The Sami: a model in their ability to bridge modernity and a traditional lifestyle

Posted by Marie Roué on December 16, 2011

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By Marie Roué, ethnologist, director of research at the CNRS / Museum of natural history, Paris. A specialist of Arctic peoples, she has been studying the Sami since 1969.

Marie Roué en costume sami traditionnel

The Sami live on a territory they call Sapmi (Lapland) that covers 4 different countries: Norway, Sweden, Finland, and Russia. Despite the borders and different legislations in each of these countries, the Sami have retained a strong sense of unity in respect to both language and culture.

The origins

The first traces of life that archeologists have found in the area are those of Sami ancestors – traces of a camp near the sea on the Norwegian island of Sørøya, dated between 11,000 and 8,000 B.C.

There’s also archeological proof that some groups of Sami hunters and fishermen ventured inland Swedish Lapland: wild reindeers and elks were already hunted. The climate was much warmer then than it is now, with milder winters, and wetter summers.

Colonization and Christianization began to spread in the 17th century: attempts in convincing the Sami to give up their traditional shamanist religion were conducted the hard way. Shamans were even burned along with their drums. Some of the ancestral beliefs are still alive today though, even if they’re difficult to spot, having blended in with other religions and cultures.

How many of them are there now?

The Sami population is difficult to estimate as criteria differ from one country to another. Anyone who declares themself Sami, speaks Sami, or has at least a father, mother, or grandparents who speak Sami – can be declared Sami.

Estimates, henceforth, account for approximately 70,000 Sami, 2,000 of whom live in Russia, 6,000 in Finland, 40,000 in Norway, and 20,000 in Sweden.

Reindeer farmers: a myth or reality?

Originally, the Sami were hunters-fishermen-gatherers. Farming only began in the 17th century, essentially because of the Scandinavian colonization, which made wild animal populations fall.

Nowadays reindeer farmers are a minority: in Sweden, for example, 2,000 of them make a living off farming, i.e. around 10% of the Sami. As for the others, many have moved south towards the larger cities to find more “standard” jobs, while others went back to traditional fishing despite fierce competition with the fishing industry.

Life is hard for the farmers. The exploitation of their country’s mining wealth and the spread of forest industries are a threat to lichen pastures, essential to reindeers nine months a year.


Political progress

The Sami have kept defending their political and territorial rights, which are being gradually recognized.

They have a parliament in Sweden and in Norway. In Sweden the parliament’s range of action was originally very narrow: it was limited to the domain of culture and could only get involved on economic issues. Reindeer farming was under the authority of the Ministry of Agriculture, and hence, of the state of Sweden.

The role of the Sami parliament today is increasingly socio-economic, handling farming and government relations in critical periods that require help from the state.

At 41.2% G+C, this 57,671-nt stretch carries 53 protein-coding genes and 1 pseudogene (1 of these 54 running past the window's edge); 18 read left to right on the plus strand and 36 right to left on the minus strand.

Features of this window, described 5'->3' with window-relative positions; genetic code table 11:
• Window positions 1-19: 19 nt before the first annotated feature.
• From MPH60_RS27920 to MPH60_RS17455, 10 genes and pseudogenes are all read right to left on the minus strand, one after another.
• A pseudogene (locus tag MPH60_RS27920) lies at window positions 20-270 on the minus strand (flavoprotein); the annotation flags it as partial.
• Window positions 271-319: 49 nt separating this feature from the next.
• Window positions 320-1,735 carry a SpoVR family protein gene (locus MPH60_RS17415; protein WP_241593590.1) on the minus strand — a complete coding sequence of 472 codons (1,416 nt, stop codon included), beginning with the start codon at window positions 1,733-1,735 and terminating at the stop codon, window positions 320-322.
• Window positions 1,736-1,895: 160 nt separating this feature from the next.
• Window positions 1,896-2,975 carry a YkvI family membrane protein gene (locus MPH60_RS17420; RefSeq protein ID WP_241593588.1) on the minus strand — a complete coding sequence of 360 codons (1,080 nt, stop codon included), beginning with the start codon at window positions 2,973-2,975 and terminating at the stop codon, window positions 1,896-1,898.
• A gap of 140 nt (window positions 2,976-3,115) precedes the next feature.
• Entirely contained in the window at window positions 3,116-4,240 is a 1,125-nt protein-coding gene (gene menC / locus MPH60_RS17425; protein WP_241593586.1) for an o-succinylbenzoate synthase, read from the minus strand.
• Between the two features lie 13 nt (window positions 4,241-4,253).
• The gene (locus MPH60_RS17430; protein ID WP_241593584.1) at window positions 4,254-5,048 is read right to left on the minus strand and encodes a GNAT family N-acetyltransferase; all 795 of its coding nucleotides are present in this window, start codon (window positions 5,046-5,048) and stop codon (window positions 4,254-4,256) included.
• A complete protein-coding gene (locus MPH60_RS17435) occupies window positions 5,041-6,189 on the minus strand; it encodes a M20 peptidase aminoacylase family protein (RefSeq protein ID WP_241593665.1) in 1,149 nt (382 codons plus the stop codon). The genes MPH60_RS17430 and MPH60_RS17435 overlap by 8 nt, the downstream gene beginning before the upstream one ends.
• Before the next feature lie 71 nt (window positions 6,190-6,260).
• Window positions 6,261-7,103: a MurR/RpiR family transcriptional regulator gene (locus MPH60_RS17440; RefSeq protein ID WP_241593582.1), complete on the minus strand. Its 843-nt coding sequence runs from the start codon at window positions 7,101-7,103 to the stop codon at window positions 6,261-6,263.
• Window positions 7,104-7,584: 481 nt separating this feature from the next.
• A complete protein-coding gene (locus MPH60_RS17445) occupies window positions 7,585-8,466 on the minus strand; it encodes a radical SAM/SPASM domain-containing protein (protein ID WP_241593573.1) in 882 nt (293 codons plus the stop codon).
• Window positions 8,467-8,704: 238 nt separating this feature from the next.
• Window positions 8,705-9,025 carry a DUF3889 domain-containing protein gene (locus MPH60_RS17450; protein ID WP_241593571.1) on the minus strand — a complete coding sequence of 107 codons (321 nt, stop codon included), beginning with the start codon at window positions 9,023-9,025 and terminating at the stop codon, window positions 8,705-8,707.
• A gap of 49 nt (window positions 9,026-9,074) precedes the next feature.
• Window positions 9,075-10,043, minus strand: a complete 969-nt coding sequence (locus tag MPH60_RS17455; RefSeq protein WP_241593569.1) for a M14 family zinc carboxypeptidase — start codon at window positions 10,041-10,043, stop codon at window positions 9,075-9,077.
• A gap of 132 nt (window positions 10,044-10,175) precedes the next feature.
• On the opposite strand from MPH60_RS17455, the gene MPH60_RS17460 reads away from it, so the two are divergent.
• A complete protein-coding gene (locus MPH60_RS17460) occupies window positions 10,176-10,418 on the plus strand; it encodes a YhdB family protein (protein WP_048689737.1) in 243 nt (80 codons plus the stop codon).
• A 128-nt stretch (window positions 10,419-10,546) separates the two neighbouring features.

Important issues such as that of prey animals also fall under its jurisdiction: wolves, eagles, lynx, wolverines, etc. are all protected species that happen to feed on reindeers. The question here is to define whether Sami land can or cannot serve as food-supply for all the wildlife Sweden and the rest of the world wishes to preserve, considering that would be at the expense of reindeer farmers.

The Sami people, very attached to their lifestyle and culture

The Sami show quite a remarkable attachment to their culture. They have this relation to the landscape, the country, the lifestyle they keep perpetuating despite material and economic hardship. They’re aware that if they give up, their line of descent will break off and their children or grandchildren will not be able to resume farming activities. So they keep going, for their own sake but also for the sake of transmission.

And their sense of humor remains untouched when it comes to comment the complexity of their situation. One of my friends from the Swedish highlands once told me with a chuckle: “Since there isn’t much to do this summer, I’m going on holiday to work as a road-mender in Norway because it makes more money than in Sweden, and with that money, I’ll be able to farm again when the season returns.”

They’re confident in their ability to adapt, even to climate change, but questions remain: “Our lifestyle has always been based on nomadism: when there are no resources left here, we move further. But when there’ll be an airport in one place, a city in another, and protected forests all around, where will we be going then?”

The Sami stand at the crossroads of major contemporary issues: how to remain traditional while becoming modern, how to remain oneself without folklorizing? They’re developing strategies to answer all these questions, and do appear as quite a model in the courage they show taking up all these challenges implied by modernity.

Read a description of Sami languages.

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